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Caesar v. State

Court of Appeals of Indiana

January 16, 2020

Colin Caesar, Appellant-Defendant,
v.
State of Indiana, Appellee-Plaintiff.

          Appeal from the Marion Superior Court Trial Court Cause No. 49G07-1905-CM-19900 The Honorable Clayton A. Graham, Judge

          Attorney for Appellant Joel M. Schumm Indianapolis, Indiana

          Attorneys for Appellee Curtis T. Hill, Jr. Attorney General of Indiana Lauren A. Jacobsen Deputy Attorney General Indianapolis, Indiana

          Najam, Judge.

         Statement of the Case

         [¶1] Colin Caesar appeals his conviction for theft, as a Class A misdemeanor, following a bench trial. Caesar raises one issue for our review, namely, whether the trial court abused its discretion when it admitted as evidence an officer's testimony about the content of security footage.

         [¶2] We affirm.

         Facts and Procedural History

         [¶3] On May 18, 2019, Taylor Golden was working as a cashier at a CVS store in Indianapolis. At some point that morning, Caesar walked into the store, "went right past the front of" Golden, and went to the refrigerators, where Golden "saw him grab two Red Bulls[.]" Tr. Vol. II at 9. Caesar walked up a different aisle of the store and started "looking to see if anybody was watching him." Id. at 10. Caesar then filled a bright blue bag with items from the store and walked toward the doors without stopping at a cash register to pay. When Caesar got to the doors, Golden asked him to stop and return the items, but Caesar told Golden that he "don't gotta give [her] back s**t." Id. at 10. Caesar then "took off," and Golden called the police. Id. at 12.

         [¶4] Sergeant Tamar Harper with the Indianapolis Metropolitan Police Department received a dispatch report that a black male who was wearing a black shirt and sunglasses on his head and who was carrying a "bright blue Happy Birthday bag" had just stolen items from a CVS. Id. at 23. Sergeant Harper and another officer responded to the call and located Caesar, who had a bright blue bag and who "match[ed] the description" of the suspect, in a parking lot across the street from the CVS. Id. At that point, the other officer detained Caesar, and Sergeant Harper went to CVS to speak with Golden. Because Sergeant Harper had already seen Caesar in the parking lot with the bright blue bag, she reviewed the security footage from CVS "to see if it was the same person." Id. at 24. On the video, Sergeant Harper was able to see a "black male wearing sunglasses that had on a black shirt with some white . . . symbols on there walking out with the bag." Id.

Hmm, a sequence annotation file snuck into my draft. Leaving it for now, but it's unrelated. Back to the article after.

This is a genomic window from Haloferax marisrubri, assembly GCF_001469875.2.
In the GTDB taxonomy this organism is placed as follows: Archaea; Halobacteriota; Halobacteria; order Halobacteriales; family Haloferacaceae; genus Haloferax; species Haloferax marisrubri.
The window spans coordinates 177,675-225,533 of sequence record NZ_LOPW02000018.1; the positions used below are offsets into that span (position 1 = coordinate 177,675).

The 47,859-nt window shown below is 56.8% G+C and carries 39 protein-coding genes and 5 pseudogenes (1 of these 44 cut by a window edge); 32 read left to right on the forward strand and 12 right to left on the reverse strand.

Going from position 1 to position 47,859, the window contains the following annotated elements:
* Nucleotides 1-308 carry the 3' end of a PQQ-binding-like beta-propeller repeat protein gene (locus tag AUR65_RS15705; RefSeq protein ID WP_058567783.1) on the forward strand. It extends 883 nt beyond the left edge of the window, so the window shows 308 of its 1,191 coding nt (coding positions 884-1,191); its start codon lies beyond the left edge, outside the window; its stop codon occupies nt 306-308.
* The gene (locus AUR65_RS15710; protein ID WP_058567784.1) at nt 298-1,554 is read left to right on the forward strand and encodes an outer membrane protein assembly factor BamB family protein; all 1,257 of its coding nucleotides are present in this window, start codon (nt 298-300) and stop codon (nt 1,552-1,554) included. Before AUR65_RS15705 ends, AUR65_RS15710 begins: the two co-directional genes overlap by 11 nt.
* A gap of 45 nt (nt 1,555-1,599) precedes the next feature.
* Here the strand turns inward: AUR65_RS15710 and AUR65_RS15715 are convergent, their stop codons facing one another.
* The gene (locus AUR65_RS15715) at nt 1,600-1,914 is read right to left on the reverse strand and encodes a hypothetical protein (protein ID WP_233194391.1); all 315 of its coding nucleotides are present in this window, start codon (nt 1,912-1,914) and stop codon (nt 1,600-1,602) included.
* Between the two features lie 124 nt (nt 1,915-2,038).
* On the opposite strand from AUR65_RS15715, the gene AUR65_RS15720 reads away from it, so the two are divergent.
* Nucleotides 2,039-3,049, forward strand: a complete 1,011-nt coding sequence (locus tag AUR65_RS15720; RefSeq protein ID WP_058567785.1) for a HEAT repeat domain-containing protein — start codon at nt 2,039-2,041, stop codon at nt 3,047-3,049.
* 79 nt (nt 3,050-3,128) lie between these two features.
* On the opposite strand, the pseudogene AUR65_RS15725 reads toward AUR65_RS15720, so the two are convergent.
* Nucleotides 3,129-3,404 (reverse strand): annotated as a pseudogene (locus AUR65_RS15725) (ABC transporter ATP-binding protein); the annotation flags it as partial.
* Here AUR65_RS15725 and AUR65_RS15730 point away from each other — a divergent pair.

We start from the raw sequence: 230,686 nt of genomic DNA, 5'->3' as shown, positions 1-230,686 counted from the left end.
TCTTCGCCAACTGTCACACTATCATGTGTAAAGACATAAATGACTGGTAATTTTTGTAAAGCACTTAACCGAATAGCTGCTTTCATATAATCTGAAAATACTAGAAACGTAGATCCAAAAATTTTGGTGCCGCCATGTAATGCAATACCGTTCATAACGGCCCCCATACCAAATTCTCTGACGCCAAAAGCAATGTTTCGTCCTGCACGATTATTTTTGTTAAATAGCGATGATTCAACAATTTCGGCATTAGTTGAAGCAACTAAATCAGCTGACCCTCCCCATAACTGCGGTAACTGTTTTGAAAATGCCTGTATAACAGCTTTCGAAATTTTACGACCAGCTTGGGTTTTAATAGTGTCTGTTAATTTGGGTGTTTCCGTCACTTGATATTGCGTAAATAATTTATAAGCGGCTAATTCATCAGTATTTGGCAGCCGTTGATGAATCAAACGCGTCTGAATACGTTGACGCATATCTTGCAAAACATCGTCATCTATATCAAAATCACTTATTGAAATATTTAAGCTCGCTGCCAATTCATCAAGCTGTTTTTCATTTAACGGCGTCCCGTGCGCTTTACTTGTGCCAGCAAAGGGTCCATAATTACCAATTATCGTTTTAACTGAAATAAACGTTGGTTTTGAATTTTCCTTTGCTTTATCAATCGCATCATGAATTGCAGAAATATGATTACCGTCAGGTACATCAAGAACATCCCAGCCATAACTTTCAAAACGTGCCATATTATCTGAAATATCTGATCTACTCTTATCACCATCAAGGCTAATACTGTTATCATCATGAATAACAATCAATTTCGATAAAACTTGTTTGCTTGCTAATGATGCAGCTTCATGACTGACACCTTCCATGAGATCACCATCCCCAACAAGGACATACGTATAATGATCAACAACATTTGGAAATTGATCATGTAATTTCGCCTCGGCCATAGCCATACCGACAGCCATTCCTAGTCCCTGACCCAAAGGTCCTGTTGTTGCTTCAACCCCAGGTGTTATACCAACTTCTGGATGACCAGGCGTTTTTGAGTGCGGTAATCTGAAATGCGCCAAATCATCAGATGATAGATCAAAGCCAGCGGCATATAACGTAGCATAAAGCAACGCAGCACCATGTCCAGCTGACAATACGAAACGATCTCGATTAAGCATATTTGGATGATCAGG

[¶5] At that point, Sergeant Harper took Golden to Caesar's location in order to conduct a show-up identification, and Golden "positively" identified Caesar. Id. at 25. Because Caesar had been "not even three feet" away from Golden in the CVS, Golden was "certain" that Caesar was the same man who had stolen the items. Id. at 14. Sergeant Harper then seized the blue bag that Caesar had in his possession, and she found that it was "full of merchandise" that "had 'CVS' on them." Id. at 25, 26.

         [¶6] The State charged Caesar with one count of theft, as a Class A misdemeanor.[1]The trial court held a bench trial on July 22. During the trial, the State presented as evidence the testimony of Golden and Sergeant Harper. During Sergeant Harper's testimony, the State asked her to describe what she had seen on the CVS security footage. At that point, Caesar objected on the ground that the testimony "violates the best evidence rule[.]" Id. at 24. When Caesar attempted to explain his objection further, the trial court twice interjected and overruled his objection. Sergeant Harper then testified that, when she reviewed the security footage, she saw a man who "matched the description" of "the male that was being . . . detained at the time" leave the store "past all points of payment and that he had a bag." Id. at 25. At the conclusion of the bench trial, the court found Caesar guilty of theft, as a Class A misdemeanor, and sentenced him to one year suspended to nonreporting probation. This appeal ensued.

         Discussion and Decision

         [¶7] Caesar contends that the trial court abused its discretion when it admitted certain evidence. ...


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